The Covid-19 situation in India is a powerful illustration of this lack of empowerment. India’s associated abrupt and severe lockdowns have accentuated the inequalities and deprivations of its massive population. Although the highest infection and death rates are still in the wealthier megacities of Mumbai, New Delhi and Chennai, the virus is now spreading fast in more rural areas in the east and south of the country. And it is the urban and rural poor who feel the full force of the three-pronged crisis. The abrupt loss of livelihood due to associated job losses is creating a very dangerous mix of viral spread and impoverishment. The poor, migrant workers, for example, who make up a huge proportion of the Indian population and economy, come from historically disadvantaged classes and castes and work very low-paying jobs without legal contracts. They live hand to mouth. The original decision to abruptly lockdown India left them marooned far from home, without shelter, work and sustenance, bar the incomplete coverage provided by the public distribution system (PDS) and the National Rural Employment Guarantee Act (NREGA). Overnight, this generated a mass migrant exodus, which has been compared to the great migration during Partition (Deshingkar 2020). And, as the disease spreads east, for example, it is those who eke out basic subsistence in the poorest states, such as Bihar and Jharkhand, with high population density and much weaker medical infrastructure, who will be under the most severe threat of food insecurity and infection (Drèze 2020).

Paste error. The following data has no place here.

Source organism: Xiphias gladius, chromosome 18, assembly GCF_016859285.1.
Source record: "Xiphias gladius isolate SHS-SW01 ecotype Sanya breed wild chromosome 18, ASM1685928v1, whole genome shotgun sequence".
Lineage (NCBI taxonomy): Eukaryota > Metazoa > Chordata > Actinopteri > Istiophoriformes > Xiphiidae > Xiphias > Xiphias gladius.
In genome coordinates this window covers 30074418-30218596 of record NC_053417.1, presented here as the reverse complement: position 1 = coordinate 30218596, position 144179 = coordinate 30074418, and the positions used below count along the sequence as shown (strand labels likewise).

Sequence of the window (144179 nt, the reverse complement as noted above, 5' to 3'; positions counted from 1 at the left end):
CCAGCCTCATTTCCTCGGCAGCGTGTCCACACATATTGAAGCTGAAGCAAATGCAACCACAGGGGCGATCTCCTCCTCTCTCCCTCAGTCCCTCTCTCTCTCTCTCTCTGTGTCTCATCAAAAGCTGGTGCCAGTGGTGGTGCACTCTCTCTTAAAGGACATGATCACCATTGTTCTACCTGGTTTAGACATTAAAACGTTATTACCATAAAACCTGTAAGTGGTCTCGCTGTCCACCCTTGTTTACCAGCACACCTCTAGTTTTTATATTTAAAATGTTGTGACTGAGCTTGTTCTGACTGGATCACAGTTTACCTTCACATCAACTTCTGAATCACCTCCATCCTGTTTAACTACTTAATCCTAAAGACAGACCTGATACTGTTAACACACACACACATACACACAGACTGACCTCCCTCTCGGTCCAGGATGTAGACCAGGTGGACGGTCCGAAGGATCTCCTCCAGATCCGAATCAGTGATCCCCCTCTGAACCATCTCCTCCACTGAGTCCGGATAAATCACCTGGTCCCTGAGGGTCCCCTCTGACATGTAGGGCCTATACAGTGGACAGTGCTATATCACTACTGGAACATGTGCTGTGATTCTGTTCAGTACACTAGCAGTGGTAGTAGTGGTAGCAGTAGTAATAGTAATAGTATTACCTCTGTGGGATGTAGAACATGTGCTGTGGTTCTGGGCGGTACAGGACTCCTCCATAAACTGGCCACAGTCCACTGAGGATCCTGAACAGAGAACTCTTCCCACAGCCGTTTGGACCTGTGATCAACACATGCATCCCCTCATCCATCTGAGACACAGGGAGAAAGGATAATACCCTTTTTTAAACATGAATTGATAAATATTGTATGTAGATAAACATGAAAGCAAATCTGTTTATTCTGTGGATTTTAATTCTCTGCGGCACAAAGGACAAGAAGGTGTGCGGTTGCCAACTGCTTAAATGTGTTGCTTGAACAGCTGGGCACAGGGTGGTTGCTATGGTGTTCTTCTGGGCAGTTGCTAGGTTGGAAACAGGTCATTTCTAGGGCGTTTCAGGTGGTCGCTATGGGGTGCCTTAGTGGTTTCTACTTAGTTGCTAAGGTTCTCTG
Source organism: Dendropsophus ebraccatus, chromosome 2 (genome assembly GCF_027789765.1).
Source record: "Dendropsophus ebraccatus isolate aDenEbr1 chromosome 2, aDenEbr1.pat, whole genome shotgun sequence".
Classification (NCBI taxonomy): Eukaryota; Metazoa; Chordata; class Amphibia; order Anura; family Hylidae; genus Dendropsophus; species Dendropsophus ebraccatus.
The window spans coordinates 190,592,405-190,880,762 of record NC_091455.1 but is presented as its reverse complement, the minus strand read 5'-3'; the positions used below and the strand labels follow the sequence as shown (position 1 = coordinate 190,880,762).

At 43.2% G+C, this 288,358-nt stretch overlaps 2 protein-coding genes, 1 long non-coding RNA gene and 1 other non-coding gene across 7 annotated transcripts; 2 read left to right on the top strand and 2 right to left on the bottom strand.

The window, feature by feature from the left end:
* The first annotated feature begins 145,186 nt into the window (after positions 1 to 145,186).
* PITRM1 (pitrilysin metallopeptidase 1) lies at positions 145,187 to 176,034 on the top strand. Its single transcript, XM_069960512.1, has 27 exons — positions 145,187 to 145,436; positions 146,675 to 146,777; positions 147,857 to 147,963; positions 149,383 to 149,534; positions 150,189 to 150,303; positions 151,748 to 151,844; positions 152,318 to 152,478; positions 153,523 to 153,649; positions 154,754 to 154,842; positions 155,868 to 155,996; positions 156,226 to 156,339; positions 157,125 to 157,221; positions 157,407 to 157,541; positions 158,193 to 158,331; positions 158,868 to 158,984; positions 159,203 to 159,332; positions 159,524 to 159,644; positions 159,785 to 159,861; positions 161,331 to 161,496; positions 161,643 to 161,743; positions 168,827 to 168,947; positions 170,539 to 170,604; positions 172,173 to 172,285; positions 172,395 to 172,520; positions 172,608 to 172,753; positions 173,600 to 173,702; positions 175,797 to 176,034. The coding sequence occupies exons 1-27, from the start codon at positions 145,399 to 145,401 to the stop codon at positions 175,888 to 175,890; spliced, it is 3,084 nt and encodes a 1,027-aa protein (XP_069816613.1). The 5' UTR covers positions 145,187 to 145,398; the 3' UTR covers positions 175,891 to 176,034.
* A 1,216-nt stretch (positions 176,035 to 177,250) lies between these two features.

All told, the poorest, most precarious and least powerful sections of India’s population have been largely abandoned by the Indian state in their time of need. The arrogance and indifference to the plight of these lower caste, uneducated, labouring people brings into sharp relief the extreme inequities Sen has fought for more than half a decade to overcome (Mander 2020).